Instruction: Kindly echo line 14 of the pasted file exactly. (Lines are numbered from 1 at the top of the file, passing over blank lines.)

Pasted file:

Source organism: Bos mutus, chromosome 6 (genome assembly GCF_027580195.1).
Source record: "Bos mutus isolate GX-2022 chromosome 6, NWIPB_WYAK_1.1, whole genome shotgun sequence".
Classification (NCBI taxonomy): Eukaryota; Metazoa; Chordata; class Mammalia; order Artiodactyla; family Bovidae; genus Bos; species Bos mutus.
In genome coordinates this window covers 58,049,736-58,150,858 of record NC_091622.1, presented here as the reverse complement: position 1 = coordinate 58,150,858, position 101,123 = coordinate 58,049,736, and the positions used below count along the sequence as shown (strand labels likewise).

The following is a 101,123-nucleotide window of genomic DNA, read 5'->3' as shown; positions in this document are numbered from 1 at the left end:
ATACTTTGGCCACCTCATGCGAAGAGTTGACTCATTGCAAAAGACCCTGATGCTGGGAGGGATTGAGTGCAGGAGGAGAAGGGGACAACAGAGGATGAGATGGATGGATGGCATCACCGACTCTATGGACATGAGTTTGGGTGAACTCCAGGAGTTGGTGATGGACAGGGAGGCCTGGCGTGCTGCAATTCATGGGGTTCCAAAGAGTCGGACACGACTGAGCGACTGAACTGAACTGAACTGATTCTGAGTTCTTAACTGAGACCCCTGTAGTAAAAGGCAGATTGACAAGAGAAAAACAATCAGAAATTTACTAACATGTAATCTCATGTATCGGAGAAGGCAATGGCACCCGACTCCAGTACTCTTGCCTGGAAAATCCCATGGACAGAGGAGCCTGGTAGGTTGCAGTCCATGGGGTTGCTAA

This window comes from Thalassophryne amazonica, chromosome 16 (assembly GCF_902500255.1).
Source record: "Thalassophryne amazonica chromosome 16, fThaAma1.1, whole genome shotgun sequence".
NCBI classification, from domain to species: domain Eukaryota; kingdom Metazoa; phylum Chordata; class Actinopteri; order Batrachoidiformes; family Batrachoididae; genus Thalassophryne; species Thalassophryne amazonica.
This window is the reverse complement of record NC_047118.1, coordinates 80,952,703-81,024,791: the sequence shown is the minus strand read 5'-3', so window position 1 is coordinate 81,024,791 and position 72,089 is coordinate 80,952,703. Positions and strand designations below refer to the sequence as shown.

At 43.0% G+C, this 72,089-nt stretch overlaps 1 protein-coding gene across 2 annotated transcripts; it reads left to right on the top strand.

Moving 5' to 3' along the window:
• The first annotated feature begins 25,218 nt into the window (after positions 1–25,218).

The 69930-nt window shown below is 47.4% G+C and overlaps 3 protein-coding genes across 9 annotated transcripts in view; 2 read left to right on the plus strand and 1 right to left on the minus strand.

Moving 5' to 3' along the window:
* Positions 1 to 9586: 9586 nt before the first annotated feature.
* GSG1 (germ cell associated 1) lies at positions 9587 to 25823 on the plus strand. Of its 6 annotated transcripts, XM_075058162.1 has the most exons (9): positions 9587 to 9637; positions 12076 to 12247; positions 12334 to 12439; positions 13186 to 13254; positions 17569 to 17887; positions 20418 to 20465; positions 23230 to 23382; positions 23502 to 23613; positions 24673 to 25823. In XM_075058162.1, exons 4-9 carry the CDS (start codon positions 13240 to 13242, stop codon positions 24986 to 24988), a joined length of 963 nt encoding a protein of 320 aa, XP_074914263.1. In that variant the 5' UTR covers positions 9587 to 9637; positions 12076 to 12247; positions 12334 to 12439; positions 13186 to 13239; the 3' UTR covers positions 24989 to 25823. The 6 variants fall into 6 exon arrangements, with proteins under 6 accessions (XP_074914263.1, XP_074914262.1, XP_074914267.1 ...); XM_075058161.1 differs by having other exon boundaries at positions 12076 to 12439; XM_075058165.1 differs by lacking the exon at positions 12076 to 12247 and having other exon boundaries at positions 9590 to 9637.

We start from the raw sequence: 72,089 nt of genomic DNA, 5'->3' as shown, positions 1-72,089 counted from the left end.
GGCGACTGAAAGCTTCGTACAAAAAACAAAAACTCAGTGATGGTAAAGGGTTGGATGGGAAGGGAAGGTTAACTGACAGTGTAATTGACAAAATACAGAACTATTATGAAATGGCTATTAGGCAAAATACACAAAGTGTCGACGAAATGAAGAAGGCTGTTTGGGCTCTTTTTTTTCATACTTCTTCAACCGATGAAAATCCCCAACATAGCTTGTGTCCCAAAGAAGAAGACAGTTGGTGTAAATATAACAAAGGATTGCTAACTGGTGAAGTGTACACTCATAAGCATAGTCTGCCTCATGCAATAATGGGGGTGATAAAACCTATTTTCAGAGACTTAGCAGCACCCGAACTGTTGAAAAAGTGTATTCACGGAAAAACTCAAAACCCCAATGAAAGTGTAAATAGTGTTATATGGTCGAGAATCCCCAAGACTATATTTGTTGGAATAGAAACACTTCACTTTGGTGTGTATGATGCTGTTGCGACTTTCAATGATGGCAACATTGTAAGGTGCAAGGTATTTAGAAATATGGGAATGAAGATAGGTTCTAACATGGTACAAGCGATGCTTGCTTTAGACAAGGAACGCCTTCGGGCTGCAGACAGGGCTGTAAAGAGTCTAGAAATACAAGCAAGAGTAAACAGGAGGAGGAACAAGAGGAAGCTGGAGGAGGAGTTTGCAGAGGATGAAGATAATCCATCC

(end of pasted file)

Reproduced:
The 69930-nt window shown below is 47.4% G+C and overlaps 3 protein-coding genes across 9 annotated transcripts in view; 2 read left to right on the plus strand and 1 right to left on the minus strand.